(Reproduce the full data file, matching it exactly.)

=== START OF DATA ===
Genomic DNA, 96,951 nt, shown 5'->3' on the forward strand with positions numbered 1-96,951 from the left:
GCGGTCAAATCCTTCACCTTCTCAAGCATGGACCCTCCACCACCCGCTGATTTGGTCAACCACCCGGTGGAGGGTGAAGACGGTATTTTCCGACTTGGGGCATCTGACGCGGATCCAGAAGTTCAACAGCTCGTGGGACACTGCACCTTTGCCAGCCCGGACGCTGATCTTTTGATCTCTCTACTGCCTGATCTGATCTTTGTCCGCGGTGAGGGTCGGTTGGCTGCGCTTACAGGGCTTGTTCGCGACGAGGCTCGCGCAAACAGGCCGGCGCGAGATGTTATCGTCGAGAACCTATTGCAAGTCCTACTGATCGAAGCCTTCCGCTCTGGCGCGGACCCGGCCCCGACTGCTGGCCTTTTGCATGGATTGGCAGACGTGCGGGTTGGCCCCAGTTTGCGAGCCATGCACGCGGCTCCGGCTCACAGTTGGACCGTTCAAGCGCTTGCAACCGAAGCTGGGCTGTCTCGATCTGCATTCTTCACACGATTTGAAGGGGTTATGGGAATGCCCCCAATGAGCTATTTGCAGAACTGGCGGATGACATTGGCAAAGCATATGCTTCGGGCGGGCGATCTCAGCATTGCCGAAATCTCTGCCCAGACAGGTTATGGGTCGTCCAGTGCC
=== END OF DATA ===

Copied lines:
Genomic DNA, 96,951 nt, shown 5'->3' on the forward strand with positions numbered 1-96,951 from the left:
GCGGTCAAATCCTTCACCTTCTCAAGCATGGACCCTCCACCACCCGCTGATTTGGTCAACCACCCGGTGGAGGGTGAAGACGGTATTTTCCGACTTGGGGCATCTGACGCGGATCCAGAAGTTCAACAGCTCGTGGGACACTGCACCTTTGCCAGCCCGGACGCTGATCTTTTGATCTCTCTACTGCCTGATCTGATCTTTGTCCGCGGTGAGGGTCGGTTGGCTGCGCTTACAGGGCTTGTTCGCGACGAGGCTCGCGCAAACAGGCCGGCGCGAGATGTTATCGTCGAGAACCTATTGCAAGTCCTACTGATCGAAGCCTTCCGCTCTGGCGCGGACCCGGCCCCGACTGCTGGCCTTTTGCATGGATTGGCAGACGTGCGGGTTGGCCCCAGTTTGCGAGCCATGCACGCGGCTCCGGCTCACAGTTGGACCGTTCAAGCGCTTGCAACCGAAGCTGGGCTGTCTCGATCTGCATTCTTCACACGATTTGAAGGGGTTATGGGAATGCCCCCAATGAGCTATTTGCAGAACTGGCGGATGACATTGGCAAAGCATATGCTTCGGGCGGGCGATCTCAGCATTGCCGAAATCTCTGCCCAGACAGGTTATGGGTCGTCCAGTGCC